It's not exactly Maualuga's kind of game with Rodgers spreading the receivers out in interchangeable formations and Zimmer probably looking at his more versatile players. But the Bengals know they can't let the running game get off or else there is no shot and that's where Maualuga comes in.
"Last week they didn't expect Starks to play a whole lot, but due to injury to (Eddie) Lacy he came out and had a great game with (132) yards rushing," Maualuga said. "Who knows? If we stop the run, they can hurt us with the pass. If we stop the pass, they can hurt us with the run. We've just got to make sure to be on our game and execute every single play."
Maualuga feels like the Bengals have adjusted well to the season-long loss of their best cover linebacker, Emmanuel Lamur. Depending on the package, Maualuga and safety Taylor Mays look to be taking the spot.
"Everyone was synched to their position; everyone knows what they're doing," Maualuga said. "We gave up a big play at the end of the first half (43-yard pass to wide receiver Emmanuel Sanders) and a couple of plays down the middle. I think that was the longest play we gave up. Other than that, from what I've seen, we're improved in certain areas. We did take steps from the first game.
"It obviously hurt seeing E go down, so we had to put people in situations where we could even our the reps and who would better fit certain packages, bringing Taylor in and things like that. I felt good with the packages I was put in and how I know I could play those roles. Taylor is doing a good job whenever his number is called. So I think overall this group is growing and getting much better."
The backers better be straightened out because of the trauma in the front and back end. With Adam Jones (abdomen), Dre Kirkpatrick (hamstring) and Brandon Ghee (concussion) questionable right now, the Bengals signed 2011 Eagles third-rounder Curtis Marsh and it looks like he'll have to be up.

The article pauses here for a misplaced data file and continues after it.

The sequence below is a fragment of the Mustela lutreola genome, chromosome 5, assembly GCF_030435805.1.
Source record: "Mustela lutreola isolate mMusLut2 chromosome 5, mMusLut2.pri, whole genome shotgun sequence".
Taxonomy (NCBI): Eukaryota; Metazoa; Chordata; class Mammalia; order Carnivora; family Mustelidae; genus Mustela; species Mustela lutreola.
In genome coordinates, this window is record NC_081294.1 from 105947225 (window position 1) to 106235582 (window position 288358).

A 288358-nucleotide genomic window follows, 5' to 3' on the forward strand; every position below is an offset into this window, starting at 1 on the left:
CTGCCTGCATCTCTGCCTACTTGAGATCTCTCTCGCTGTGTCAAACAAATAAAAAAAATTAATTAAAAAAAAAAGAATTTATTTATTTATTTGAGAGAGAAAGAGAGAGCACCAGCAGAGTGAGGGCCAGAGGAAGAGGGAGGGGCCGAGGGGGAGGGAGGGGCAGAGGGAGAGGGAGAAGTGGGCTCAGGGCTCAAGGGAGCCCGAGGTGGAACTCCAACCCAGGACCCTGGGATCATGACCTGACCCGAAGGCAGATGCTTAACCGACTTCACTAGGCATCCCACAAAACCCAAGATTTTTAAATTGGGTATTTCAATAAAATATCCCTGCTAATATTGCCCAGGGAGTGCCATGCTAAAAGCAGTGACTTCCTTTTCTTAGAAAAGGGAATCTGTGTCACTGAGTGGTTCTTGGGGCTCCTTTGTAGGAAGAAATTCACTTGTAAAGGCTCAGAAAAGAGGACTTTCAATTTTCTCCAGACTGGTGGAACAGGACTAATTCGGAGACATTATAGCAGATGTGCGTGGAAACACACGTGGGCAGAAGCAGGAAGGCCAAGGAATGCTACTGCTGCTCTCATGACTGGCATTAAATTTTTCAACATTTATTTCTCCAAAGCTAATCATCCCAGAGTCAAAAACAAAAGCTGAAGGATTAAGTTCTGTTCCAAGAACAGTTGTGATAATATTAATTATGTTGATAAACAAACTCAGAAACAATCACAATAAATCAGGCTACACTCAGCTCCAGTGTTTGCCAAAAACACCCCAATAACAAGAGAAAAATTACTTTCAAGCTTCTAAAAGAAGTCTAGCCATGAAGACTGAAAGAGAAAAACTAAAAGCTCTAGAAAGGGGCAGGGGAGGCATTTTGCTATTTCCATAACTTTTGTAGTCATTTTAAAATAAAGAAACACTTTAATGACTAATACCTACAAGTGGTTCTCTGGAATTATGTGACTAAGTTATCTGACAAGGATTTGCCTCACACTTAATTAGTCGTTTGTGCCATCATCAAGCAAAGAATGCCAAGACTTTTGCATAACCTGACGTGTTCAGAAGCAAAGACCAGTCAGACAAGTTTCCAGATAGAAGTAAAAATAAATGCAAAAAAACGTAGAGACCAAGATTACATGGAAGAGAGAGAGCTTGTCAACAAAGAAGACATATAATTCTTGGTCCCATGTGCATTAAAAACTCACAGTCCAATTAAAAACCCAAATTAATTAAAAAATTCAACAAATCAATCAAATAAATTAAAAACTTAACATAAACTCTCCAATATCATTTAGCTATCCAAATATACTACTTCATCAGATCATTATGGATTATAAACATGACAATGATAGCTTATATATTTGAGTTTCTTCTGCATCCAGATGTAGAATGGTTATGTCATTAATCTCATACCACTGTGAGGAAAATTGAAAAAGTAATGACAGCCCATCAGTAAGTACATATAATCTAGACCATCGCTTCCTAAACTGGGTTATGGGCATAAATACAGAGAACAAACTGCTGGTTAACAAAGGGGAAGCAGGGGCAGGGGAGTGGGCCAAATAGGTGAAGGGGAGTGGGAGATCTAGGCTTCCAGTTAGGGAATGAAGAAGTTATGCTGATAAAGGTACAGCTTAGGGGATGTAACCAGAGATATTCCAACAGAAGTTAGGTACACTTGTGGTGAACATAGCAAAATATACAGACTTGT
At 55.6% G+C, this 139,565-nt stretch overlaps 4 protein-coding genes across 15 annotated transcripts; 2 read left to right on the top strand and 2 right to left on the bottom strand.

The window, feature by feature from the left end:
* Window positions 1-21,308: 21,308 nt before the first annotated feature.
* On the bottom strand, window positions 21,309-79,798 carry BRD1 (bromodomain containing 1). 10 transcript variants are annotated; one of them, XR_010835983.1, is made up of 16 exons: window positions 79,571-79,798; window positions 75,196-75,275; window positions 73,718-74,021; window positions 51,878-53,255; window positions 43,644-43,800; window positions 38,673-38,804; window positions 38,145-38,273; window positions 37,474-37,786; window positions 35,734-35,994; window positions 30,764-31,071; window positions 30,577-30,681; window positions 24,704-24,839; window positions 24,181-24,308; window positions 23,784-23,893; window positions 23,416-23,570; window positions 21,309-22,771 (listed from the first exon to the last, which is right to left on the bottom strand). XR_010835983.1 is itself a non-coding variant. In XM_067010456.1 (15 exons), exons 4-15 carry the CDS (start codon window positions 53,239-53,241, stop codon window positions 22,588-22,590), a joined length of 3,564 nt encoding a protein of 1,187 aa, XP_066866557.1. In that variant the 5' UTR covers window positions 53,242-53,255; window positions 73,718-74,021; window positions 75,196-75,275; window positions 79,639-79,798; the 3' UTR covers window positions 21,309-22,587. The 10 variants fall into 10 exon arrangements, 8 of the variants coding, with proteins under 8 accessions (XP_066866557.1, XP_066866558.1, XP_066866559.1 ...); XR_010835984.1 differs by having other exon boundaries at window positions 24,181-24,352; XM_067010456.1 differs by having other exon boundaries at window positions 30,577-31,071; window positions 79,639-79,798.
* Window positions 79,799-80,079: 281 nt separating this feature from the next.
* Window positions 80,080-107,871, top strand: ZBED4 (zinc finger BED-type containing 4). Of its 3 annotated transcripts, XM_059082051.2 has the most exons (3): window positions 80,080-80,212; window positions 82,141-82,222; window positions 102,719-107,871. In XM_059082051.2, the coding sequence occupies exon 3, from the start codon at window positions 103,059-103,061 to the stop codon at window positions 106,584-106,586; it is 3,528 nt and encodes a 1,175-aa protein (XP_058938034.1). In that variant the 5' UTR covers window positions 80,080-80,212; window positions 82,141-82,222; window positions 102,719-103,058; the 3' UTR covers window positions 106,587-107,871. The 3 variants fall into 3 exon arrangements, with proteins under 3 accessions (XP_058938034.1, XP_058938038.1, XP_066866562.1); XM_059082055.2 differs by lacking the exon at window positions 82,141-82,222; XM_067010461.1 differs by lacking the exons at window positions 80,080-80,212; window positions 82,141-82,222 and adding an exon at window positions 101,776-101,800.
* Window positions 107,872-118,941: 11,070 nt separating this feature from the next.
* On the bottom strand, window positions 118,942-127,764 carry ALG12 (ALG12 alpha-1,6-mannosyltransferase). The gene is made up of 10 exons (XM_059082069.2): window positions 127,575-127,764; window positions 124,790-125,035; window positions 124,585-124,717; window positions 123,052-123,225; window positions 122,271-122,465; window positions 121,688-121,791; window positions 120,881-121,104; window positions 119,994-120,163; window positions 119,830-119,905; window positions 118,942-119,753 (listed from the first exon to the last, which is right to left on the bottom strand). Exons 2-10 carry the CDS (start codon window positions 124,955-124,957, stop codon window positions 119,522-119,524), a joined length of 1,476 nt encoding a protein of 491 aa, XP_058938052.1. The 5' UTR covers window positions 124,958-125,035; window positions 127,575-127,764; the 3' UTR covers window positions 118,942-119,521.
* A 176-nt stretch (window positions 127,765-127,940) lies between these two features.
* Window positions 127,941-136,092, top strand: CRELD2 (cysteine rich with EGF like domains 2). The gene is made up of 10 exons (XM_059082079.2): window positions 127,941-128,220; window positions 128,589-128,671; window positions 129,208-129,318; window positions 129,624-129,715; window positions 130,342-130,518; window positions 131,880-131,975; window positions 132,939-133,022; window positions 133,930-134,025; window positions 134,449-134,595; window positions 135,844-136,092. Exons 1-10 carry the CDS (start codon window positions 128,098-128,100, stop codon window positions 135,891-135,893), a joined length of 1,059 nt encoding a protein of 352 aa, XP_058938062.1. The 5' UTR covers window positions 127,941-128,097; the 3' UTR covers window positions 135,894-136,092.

Zimmer isn't concerned about it. One of his best players in the 2010 Thanksgiving Night loss in Jersey was Jonathan Wade, a cornerback who arrived Monday and never had a normal practice before suiting up.
But the loss of Geathers, the backup left end, is tough from a leadership standpoint. He played eight snaps before he got hurt Monday night and after he played 14 snaps in the opener. Wallace Gilberry and tackle Devon Still may take those snaps because it sounded like Zimmer isn't ready to immerse Hunt in a lot of work as the second-round project from SMU continues to develop, although Zimmer did say Hunt's redshirt year may be over.
"He's still got a ways to go. It's hard to continue to focus on him when we're focusing on other teams a little more; he'll be fine," Zimmer said.
But he didn't rule out Harrison getting some snaps at end. Harrison played a similar position as an outside linebacker in the Steelers 3-4 defense for a decade and Zimmer agreed with the notion that he'd like to get Harrison on the field in some manner. And pass rushing was his specialty in his prime.
"I don't know; we'll see," Zimmer said.
At least going into this one, Maualuga is no longer stacking himself up with his fellow USC linebacker, Clay Matthews, the fresh new face of the Packers defense. A glamorous outside backer, Matthews just signed a huge extension after being in the top five in sacks two of the last three years. Brian Cushing, the other backer with Maualuga at USC, is holding down the Texans pass rush with end J.J. Watt.
"I'm just concentrating on me," Maualuga said. "I don't know if there was a time frame. Obviously every year when you see their success, I'm obviously thinking about it and I'm like damn, could've, should've would've. One day I'll be on that sort of level that they're on.
"It doesn't drive me. Now I'm just focused on me. I'm just focused on what I need to do to get better and who this Rey Maualuga player needs to be. Only I can control that."